Three Compliance Experts staff worked on the project to build and test the application. Once the application was built, Compliance Experts ran a series of scenario workshops with Victoria Police, and the modifications recommended as a result of these sessions were quickly implemented. Once the modifications were finalized, installation took only four days. The implementation was completed in February 2006, a month before the opening of the Games.
For the duration of the Games, police officers used Compliance Checkpoint while on rotation at 38 venues. They would feed back any incidents to the operations room at Melbourne’s World Trade Centre, which was also the Games organizing committee headquarters. The live data from Compliance Checkpoint was projected continuously onto a wall in the operations room for all to see.
“The application refreshed automatically every 60 seconds with the latest information that had been fed through from all the venues,” says Paul Molenaar, Director of Compliance Experts.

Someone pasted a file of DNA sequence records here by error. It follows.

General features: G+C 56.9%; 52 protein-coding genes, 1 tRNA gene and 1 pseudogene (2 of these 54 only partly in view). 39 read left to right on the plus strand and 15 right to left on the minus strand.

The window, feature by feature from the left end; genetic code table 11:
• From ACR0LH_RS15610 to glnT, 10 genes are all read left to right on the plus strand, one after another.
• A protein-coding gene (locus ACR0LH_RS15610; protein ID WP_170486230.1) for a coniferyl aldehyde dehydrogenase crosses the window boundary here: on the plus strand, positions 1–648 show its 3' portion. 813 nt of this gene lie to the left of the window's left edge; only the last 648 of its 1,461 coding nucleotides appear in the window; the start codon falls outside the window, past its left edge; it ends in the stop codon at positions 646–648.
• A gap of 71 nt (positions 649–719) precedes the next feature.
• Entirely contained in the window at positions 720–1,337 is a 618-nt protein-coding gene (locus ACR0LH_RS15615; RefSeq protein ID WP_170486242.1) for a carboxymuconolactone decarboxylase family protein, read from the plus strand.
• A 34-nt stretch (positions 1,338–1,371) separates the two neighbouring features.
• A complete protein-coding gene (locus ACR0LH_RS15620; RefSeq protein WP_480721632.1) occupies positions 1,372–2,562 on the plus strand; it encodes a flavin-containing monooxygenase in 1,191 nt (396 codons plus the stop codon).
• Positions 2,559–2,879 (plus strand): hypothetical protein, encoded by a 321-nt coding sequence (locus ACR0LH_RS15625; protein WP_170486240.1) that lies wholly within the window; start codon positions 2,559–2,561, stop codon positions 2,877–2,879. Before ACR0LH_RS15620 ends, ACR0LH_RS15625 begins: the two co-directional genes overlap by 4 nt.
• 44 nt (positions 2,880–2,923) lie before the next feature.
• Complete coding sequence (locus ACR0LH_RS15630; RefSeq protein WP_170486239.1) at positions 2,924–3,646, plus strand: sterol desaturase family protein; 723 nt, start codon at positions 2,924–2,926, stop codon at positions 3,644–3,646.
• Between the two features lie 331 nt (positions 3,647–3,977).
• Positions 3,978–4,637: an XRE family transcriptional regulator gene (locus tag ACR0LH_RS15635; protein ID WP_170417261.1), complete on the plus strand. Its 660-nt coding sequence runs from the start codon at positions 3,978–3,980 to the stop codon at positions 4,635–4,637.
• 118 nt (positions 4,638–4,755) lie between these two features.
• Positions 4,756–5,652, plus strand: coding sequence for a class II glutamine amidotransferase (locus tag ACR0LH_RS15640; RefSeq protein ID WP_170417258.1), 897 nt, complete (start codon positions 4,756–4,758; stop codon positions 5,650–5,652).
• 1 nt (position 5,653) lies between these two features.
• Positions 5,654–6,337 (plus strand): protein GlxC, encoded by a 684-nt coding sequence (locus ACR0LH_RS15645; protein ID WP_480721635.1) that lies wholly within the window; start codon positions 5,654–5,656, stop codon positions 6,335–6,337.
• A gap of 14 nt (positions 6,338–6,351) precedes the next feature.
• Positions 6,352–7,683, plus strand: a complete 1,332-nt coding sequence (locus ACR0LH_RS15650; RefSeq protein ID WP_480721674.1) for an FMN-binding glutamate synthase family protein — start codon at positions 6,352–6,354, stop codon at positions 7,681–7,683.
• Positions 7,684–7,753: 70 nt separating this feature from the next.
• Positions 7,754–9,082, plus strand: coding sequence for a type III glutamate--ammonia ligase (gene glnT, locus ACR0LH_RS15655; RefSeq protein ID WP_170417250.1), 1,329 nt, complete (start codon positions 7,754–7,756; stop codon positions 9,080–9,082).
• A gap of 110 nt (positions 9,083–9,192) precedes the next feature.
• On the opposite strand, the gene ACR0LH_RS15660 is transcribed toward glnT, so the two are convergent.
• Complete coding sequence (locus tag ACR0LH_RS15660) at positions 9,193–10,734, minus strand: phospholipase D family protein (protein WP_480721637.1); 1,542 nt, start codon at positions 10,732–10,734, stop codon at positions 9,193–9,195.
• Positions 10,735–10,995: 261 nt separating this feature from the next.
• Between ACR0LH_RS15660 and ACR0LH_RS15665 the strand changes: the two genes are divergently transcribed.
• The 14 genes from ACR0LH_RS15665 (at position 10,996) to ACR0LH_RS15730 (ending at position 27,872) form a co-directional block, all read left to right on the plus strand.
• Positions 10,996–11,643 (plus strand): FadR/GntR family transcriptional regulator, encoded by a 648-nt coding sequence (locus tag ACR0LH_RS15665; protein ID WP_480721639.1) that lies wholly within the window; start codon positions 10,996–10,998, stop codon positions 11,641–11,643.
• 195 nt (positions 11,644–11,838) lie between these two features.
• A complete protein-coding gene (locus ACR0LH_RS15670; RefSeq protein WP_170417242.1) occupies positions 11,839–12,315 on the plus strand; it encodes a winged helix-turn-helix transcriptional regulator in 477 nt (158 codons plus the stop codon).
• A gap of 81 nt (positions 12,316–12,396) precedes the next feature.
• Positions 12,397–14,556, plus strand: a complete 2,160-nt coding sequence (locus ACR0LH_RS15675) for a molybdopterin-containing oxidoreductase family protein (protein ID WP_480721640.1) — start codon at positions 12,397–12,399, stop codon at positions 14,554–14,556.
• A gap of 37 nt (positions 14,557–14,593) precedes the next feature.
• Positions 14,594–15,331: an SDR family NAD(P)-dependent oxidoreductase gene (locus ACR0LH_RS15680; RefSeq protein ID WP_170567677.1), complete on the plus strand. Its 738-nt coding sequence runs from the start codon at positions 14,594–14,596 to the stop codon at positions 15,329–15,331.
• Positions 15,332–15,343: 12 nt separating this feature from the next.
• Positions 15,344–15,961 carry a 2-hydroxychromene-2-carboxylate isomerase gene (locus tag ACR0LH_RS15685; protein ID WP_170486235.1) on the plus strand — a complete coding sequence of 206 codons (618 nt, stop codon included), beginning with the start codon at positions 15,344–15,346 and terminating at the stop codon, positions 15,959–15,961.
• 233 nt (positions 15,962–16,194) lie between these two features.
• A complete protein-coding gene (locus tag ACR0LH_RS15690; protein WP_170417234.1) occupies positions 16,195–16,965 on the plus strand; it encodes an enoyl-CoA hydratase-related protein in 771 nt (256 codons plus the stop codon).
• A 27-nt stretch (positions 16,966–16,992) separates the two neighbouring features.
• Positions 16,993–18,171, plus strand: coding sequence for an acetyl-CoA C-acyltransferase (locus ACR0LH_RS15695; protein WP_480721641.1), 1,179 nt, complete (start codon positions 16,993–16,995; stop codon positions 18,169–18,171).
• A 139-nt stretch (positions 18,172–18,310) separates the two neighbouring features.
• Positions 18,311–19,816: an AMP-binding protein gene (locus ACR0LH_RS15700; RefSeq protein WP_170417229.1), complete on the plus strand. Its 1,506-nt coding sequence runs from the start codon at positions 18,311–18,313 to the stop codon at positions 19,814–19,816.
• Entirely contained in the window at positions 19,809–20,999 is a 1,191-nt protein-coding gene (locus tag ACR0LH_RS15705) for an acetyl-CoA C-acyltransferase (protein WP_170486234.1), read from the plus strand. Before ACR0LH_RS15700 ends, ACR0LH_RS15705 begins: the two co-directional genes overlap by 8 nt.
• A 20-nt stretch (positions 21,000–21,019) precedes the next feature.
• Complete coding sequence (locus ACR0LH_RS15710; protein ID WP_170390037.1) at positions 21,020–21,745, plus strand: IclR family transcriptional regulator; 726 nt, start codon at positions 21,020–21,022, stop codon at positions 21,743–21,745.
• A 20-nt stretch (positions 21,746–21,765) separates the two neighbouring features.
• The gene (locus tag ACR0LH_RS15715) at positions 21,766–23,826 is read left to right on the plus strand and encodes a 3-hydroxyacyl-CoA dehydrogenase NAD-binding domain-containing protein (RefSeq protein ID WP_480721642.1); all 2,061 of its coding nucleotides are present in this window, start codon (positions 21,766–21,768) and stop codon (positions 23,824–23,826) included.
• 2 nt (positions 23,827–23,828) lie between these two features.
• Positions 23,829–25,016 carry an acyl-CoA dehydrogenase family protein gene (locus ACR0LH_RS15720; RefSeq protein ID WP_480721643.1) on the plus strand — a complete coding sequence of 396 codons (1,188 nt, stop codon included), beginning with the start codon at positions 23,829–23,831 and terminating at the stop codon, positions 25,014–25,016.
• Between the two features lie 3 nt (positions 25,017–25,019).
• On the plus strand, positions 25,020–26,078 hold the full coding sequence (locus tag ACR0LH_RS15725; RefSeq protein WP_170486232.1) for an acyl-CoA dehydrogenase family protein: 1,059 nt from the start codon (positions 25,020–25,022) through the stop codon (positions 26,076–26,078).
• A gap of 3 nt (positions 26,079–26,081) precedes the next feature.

“Police Command could watch events unfold and look into the detail of any incident as it occurred. They could then deploy appropriate responses immediately.”
Cost-effective Incident Management Solution
The decision to use Microsoft technology made good economic sense.
“Victoria Police considered the use of existing emergency services dispatch systems and their Law Enforcement Assistance Program database for this application, but both would have been more expensive and too inflexible to meet their needs,” says Molenaar.
The new reporting and control solution allowed Victoria Police to utilize standard components it was already using from the Microsoft Windows Server System, such as Microsoft SQL Server 2000 and Microsoft Windows Server 2003.
“Being able to re-use what we had was a big bonus,” says Storen. “We already knew these products worked and we could apply Compliance Checkpoint to our servers with no issues.
Officers in the field could use a standard internet browser to access live data and update it. The integration between the ASP.NET framework, Microsoft server software and Compliance Checkpoint itself meant that the whole thing could be bundled tightly together at little expense.”